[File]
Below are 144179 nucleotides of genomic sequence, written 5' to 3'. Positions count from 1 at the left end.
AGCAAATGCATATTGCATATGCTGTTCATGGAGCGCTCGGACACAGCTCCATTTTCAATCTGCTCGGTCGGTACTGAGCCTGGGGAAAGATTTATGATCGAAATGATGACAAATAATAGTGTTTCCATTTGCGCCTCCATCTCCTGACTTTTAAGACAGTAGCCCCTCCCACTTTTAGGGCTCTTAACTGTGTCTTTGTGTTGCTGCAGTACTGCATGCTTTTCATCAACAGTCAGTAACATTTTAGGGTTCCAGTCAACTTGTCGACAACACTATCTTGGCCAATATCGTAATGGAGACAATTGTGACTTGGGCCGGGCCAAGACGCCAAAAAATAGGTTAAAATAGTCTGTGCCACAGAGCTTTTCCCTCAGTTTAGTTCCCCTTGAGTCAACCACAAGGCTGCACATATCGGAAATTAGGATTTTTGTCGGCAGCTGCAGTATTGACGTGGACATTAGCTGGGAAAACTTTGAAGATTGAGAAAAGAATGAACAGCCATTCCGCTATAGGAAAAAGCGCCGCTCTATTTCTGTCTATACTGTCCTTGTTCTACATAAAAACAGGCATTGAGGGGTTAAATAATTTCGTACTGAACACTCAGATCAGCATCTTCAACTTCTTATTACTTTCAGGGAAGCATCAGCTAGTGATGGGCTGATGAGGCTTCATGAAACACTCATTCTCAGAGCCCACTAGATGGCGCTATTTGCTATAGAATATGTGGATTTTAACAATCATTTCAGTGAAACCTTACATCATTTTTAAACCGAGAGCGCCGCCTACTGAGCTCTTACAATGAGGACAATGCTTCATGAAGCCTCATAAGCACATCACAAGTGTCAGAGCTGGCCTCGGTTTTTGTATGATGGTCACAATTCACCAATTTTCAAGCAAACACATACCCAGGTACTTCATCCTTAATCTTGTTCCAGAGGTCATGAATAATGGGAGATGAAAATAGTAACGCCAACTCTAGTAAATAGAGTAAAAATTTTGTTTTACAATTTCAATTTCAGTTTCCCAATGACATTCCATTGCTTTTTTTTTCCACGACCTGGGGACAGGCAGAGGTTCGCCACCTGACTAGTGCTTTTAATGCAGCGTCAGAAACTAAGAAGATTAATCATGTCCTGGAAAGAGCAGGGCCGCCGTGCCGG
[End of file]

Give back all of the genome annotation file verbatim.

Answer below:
Below are 144179 nucleotides of genomic sequence, written 5' to 3'. Positions count from 1 at the left end.
AGCAAATGCATATTGCATATGCTGTTCATGGAGCGCTCGGACACAGCTCCATTTTCAATCTGCTCGGTCGGTACTGAGCCTGGGGAAAGATTTATGATCGAAATGATGACAAATAATAGTGTTTCCATTTGCGCCTCCATCTCCTGACTTTTAAGACAGTAGCCCCTCCCACTTTTAGGGCTCTTAACTGTGTCTTTGTGTTGCTGCAGTACTGCATGCTTTTCATCAACAGTCAGTAACATTTTAGGGTTCCAGTCAACTTGTCGACAACACTATCTTGGCCAATATCGTAATGGAGACAATTGTGACTTGGGCCGGGCCAAGACGCCAAAAAATAGGTTAAAATAGTCTGTGCCACAGAGCTTTTCCCTCAGTTTAGTTCCCCTTGAGTCAACCACAAGGCTGCACATATCGGAAATTAGGATTTTTGTCGGCAGCTGCAGTATTGACGTGGACATTAGCTGGGAAAACTTTGAAGATTGAGAAAAGAATGAACAGCCATTCCGCTATAGGAAAAAGCGCCGCTCTATTTCTGTCTATACTGTCCTTGTTCTACATAAAAACAGGCATTGAGGGGTTAAATAATTTCGTACTGAACACTCAGATCAGCATCTTCAACTTCTTATTACTTTCAGGGAAGCATCAGCTAGTGATGGGCTGATGAGGCTTCATGAAACACTCATTCTCAGAGCCCACTAGATGGCGCTATTTGCTATAGAATATGTGGATTTTAACAATCATTTCAGTGAAACCTTACATCATTTTTAAACCGAGAGCGCCGCCTACTGAGCTCTTACAATGAGGACAATGCTTCATGAAGCCTCATAAGCACATCACAAGTGTCAGAGCTGGCCTCGGTTTTTGTATGATGGTCACAATTCACCAATTTTCAAGCAAACACATACCCAGGTACTTCATCCTTAATCTTGTTCCAGAGGTCATGAATAATGGGAGATGAAAATAGTAACGCCAACTCTAGTAAATAGAGTAAAAATTTTGTTTTACAATTTCAATTTCAGTTTCCCAATGACATTCCATTGCTTTTTTTTTCCACGACCTGGGGACAGGCAGAGGTTCGCCACCTGACTAGTGCTTTTAATGCAGCGTCAGAAACTAAGAAGATTAATCATGTCCTGGAAAGAGCAGGGCCGCCGTGCCGG